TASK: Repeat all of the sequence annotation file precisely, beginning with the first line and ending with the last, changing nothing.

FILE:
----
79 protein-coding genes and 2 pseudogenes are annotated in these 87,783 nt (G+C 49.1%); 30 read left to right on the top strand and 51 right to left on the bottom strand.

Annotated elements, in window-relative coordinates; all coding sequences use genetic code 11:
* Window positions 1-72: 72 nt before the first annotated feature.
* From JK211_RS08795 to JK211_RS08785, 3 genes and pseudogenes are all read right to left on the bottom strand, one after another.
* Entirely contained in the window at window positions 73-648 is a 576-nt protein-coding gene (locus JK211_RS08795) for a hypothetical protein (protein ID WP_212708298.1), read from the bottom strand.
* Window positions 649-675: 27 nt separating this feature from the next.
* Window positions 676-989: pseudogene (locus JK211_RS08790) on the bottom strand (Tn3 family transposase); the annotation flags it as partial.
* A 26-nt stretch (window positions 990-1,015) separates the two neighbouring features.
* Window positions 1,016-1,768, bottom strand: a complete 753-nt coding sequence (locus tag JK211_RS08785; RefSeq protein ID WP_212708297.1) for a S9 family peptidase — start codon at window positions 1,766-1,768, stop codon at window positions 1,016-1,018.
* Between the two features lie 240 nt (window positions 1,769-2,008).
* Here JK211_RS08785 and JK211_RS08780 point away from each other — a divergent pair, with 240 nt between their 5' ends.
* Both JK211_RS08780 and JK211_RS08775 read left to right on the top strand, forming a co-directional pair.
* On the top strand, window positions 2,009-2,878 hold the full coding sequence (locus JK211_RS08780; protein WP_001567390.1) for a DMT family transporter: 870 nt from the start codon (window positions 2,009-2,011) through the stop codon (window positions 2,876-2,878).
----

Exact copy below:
79 protein-coding genes and 2 pseudogenes are annotated in these 87,783 nt (G+C 49.1%); 30 read left to right on the top strand and 51 right to left on the bottom strand.

Annotated elements, in window-relative coordinates; all coding sequences use genetic code 11:
* Window positions 1-72: 72 nt before the first annotated feature.
* From JK211_RS08795 to JK211_RS08785, 3 genes and pseudogenes are all read right to left on the bottom strand, one after another.
* Entirely contained in the window at window positions 73-648 is a 576-nt protein-coding gene (locus JK211_RS08795) for a hypothetical protein (protein ID WP_212708298.1), read from the bottom strand.
* Window positions 649-675: 27 nt separating this feature from the next.
* Window positions 676-989: pseudogene (locus JK211_RS08790) on the bottom strand (Tn3 family transposase); the annotation flags it as partial.
* A 26-nt stretch (window positions 990-1,015) separates the two neighbouring features.
* Window positions 1,016-1,768, bottom strand: a complete 753-nt coding sequence (locus tag JK211_RS08785; RefSeq protein ID WP_212708297.1) for a S9 family peptidase — start codon at window positions 1,766-1,768, stop codon at window positions 1,016-1,018.
* Between the two features lie 240 nt (window positions 1,769-2,008).
* Here JK211_RS08785 and JK211_RS08780 point away from each other — a divergent pair, with 240 nt between their 5' ends.
* Both JK211_RS08780 and JK211_RS08775 read left to right on the top strand, forming a co-directional pair.
* On the top strand, window positions 2,009-2,878 hold the full coding sequence (locus JK211_RS08780; protein WP_001567390.1) for a DMT family transporter: 870 nt from the start codon (window positions 2,009-2,011) through the stop codon (window positions 2,876-2,878).